“Our food lies ahead, and death stalks us from behind,” Ernest Shackleton wrote as he led an expedition in the Antarctic. In many ways, that quote perfectly describes Distrust—a difficult, unforgiving trek through a frozen wasteland.
Developed by Russia-based indie developer Cheerdealers, and strongly influenced by John Carpenter’s 1982 horror film The Thing, Distrust sets you in control of a rescue team following the crash of your helicopter; struggling to survive in the brutal cold as you investigate what happened to the inhabitants of an Arctic research base.
Your overall goal is to make it through six zones of the base. In order to escape each zone, you’ll need to complete an objective, such as finding and flipping switches in a certain order, or finding supplies to assemble a bomb to blast open an exit. Each zone of the base has a randomly generated layout of buildings to explore, and each room is obscured until you enter. Only one character can be controlled at a time—moved via clicking where you want them to go or by clicking on icons over the various objects they can interact with.
You’ll begin with a team of two survivors with the potential to unlock a third slot. There are initially only three characters to choose from, but as you progress through the game and complete achievements you’ll unlock the remaining 12 characters. Each has their own starting inventory and advantages, such as being able to subsist on less food, or being able to better tolerate the cold.
Each character has three stats: warmth, stamina, and hunger. As you explore, you’ll need to keep these in check and scavenge for supplies to keep your status bars filled. Coats will keep them warm during the treks across the snow, and wood and coal will fuel furnaces to temporarily heat buildings. You’ll find other supplies to make your life easier, such as lock picks and crowbars to open doors in a hurry, or medical supplies to heal wounds—but the deeper you get into the base, the scarcer supplies will become.
You’ll often be forced to push your explorers past their limits—at a price. Once they’ve been sapped of their stamina, your explorers will begin to experience auditory or visual hallucinations, such as everything turning black and white, or all audio being replaced by white noise. Hallucinations are added at random intervals until you can find a place to rest.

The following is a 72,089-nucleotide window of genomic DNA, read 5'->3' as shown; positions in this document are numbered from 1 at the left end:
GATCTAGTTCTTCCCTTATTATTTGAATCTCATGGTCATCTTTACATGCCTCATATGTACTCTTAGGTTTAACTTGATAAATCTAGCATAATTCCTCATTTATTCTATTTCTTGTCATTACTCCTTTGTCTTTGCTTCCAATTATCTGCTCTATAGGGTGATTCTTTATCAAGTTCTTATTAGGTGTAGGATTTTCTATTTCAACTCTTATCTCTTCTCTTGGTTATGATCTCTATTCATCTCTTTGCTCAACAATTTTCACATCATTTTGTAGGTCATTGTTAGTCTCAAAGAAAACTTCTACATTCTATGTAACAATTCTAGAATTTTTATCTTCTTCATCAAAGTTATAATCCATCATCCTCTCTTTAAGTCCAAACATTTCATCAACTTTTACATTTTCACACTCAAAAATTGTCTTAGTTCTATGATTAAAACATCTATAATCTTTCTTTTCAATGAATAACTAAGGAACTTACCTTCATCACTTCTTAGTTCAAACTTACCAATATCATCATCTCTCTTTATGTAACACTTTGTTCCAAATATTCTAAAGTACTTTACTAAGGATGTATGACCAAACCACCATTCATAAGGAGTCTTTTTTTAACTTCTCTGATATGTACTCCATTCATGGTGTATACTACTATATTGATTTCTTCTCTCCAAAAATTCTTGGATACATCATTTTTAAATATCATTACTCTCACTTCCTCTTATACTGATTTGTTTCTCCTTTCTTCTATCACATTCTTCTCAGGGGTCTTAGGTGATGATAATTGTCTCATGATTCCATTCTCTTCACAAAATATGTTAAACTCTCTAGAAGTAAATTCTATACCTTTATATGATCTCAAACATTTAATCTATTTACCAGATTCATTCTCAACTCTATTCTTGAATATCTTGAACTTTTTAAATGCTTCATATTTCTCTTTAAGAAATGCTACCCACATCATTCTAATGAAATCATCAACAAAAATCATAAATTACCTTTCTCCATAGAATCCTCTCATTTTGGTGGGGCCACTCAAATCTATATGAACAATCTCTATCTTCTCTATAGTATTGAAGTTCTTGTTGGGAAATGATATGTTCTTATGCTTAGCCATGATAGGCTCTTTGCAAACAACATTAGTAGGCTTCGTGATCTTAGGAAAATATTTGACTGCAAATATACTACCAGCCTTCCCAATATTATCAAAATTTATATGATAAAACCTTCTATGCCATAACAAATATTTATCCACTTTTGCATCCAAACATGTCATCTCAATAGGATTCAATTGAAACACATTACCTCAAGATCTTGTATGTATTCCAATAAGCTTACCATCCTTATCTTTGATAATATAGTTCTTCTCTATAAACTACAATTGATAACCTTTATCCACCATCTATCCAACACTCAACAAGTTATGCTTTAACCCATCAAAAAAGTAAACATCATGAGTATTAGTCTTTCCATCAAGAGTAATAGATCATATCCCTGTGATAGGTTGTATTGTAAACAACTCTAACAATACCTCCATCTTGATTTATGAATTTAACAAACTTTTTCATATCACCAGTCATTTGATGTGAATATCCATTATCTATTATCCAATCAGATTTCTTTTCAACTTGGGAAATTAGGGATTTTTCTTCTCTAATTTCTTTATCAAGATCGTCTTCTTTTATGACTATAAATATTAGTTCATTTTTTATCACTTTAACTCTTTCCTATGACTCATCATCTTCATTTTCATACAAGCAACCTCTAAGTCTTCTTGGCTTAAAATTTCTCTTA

The gameplay is also clearly influenced by the Metro and S.T.A.L.K.E.R. video games (which themselves were influenced by the Soviet novel Roadside Picnic) with the inclusion of anomalies. When your characters inevitably have to sleep to recover stamina, anomalies emerge; first appearing as wandering balls of energy that get progressively more dangerous and aggressive as you get deeper into the base. Running for your life is usually the best course of action, as weapons and ammunition are in very short supply, although the clumsiness of the controls comes out when confronted with an anomaly. While the controls are fine when exploring, performing simultaneous actions in a hurry—like trying to heal one character while using the other to lure an anomaly away—can quickly became an exercise in frustration.
The learning curve of Distrust is brutal, and I didn’t come anywhere close to getting to the final zone in my first several play-throughs. You’ll learn the hard way how to balance completing the objective to escape the zone with scavenging for more supplies, which can potentially waste more resources in the process than you’ll recoup. You’re at the mercy of the random number generator; at times the spawn rates for items such as beds and food border on unfair, and I think the game could use some further tweaking in this regard. If you don’t have a solid inventory when you’re ready to leave the first zone, you’re essentially dead in the water and might as well restart the game.
The game is not very heavy on story, and what narrative there is is told through notes found scattered throughout the levels. There are beginning and ending sequences, which are voiced drawings rather than fully animated scenes. The art style is quite good, though the same cannot be said for the voice acting—which is thankfully brief.
Distrust appears to be Cheerdealers’ first game, and I found surprisingly little about the company online—in either my English or Russian language searches. With a bit more polishing and balancing, it has the potential to be a great game from a young studio. As it currently stands, Distrust is entertaining and somewhat flawed, but still worth the time for anyone looking for a game to give them a challenge for a low entry fee.
Distrust is available on Steam for $11.99.